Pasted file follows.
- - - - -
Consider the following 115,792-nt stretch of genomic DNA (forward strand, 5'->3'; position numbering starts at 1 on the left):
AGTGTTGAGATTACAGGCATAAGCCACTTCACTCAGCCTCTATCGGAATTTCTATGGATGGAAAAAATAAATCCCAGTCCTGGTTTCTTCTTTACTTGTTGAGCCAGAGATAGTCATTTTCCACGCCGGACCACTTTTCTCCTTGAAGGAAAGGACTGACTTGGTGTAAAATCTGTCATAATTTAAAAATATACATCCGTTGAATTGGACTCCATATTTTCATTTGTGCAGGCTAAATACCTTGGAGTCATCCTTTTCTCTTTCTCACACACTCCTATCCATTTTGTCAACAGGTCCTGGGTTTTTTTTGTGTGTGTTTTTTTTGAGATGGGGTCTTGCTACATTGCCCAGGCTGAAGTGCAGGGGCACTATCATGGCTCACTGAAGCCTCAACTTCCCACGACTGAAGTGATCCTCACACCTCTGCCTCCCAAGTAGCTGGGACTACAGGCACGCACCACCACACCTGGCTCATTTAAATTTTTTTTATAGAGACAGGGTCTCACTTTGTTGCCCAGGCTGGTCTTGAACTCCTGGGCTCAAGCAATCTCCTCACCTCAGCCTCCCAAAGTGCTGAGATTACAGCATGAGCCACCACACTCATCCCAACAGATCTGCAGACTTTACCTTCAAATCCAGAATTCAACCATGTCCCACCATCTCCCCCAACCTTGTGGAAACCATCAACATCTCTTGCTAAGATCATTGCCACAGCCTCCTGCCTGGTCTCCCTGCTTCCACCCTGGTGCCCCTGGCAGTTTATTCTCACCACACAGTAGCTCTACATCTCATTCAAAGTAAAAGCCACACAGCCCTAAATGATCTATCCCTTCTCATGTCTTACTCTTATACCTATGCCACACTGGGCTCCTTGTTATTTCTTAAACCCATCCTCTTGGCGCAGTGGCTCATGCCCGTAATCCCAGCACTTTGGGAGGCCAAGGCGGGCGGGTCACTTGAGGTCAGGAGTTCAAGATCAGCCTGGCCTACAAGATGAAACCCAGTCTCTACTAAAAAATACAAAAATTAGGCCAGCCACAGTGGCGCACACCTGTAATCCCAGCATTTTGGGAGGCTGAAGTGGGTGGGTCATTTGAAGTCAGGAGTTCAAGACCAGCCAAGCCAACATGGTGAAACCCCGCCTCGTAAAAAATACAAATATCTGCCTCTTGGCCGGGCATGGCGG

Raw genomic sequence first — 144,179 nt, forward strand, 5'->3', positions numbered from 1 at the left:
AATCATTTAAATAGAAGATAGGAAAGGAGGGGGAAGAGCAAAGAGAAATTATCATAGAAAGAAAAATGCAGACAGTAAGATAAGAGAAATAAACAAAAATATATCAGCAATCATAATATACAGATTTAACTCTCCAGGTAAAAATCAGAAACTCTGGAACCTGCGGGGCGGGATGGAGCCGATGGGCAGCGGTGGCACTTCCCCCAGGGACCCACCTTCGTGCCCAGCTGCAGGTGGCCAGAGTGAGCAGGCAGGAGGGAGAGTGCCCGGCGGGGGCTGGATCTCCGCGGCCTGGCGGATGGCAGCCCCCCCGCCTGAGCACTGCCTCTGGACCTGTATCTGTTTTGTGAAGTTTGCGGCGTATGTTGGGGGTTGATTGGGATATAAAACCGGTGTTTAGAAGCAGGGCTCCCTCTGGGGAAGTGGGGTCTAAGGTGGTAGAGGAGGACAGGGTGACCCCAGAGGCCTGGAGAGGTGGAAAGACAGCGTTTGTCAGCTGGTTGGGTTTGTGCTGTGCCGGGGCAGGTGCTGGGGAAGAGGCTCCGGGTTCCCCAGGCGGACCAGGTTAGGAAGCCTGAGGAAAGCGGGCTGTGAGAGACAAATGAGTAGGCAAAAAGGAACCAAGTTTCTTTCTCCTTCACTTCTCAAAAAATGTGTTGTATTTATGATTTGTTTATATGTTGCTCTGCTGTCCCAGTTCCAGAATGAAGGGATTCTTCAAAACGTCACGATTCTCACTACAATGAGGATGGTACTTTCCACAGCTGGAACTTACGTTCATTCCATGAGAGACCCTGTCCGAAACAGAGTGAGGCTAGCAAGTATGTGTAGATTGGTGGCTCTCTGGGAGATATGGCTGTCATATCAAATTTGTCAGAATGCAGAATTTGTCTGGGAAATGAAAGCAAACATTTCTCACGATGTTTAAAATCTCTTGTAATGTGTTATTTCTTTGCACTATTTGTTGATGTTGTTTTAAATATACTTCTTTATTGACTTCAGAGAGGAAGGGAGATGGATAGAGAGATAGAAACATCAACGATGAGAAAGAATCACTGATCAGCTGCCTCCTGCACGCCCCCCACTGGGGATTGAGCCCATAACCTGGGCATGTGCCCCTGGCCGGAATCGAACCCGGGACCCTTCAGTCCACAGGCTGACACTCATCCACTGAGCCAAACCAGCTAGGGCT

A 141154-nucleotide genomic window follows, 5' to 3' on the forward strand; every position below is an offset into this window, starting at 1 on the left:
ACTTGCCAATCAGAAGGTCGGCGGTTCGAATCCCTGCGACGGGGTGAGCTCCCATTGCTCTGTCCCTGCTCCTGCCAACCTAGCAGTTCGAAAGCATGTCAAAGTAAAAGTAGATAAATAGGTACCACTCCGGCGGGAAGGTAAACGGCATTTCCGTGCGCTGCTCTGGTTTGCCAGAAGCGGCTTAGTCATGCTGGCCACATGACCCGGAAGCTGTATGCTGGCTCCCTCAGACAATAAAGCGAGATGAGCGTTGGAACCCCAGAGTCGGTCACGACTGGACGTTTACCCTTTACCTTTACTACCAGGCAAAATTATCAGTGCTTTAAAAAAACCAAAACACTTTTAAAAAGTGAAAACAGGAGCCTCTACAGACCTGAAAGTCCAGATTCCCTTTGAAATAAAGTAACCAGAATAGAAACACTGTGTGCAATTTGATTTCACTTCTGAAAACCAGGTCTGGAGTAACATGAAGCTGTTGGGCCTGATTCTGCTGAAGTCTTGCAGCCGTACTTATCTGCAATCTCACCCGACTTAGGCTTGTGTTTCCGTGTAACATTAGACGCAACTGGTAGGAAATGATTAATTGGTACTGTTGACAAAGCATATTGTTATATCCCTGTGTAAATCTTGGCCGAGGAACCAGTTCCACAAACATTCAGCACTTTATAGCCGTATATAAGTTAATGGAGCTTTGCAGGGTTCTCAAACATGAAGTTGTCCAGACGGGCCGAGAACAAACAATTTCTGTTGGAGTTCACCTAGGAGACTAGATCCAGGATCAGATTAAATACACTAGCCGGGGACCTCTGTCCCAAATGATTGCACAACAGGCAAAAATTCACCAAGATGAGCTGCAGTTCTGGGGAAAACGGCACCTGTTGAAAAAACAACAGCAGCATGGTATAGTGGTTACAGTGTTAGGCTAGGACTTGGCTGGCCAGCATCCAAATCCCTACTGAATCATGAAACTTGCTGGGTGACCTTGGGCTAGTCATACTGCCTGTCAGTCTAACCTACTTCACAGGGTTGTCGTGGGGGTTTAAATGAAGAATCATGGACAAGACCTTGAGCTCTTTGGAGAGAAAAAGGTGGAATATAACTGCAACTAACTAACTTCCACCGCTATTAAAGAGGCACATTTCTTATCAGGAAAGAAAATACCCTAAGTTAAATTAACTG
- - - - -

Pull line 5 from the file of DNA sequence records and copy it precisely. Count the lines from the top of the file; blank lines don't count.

A 141154-nucleotide genomic window follows, 5' to 3' on the forward strand; every position below is an offset into this window, starting at 1 on the left: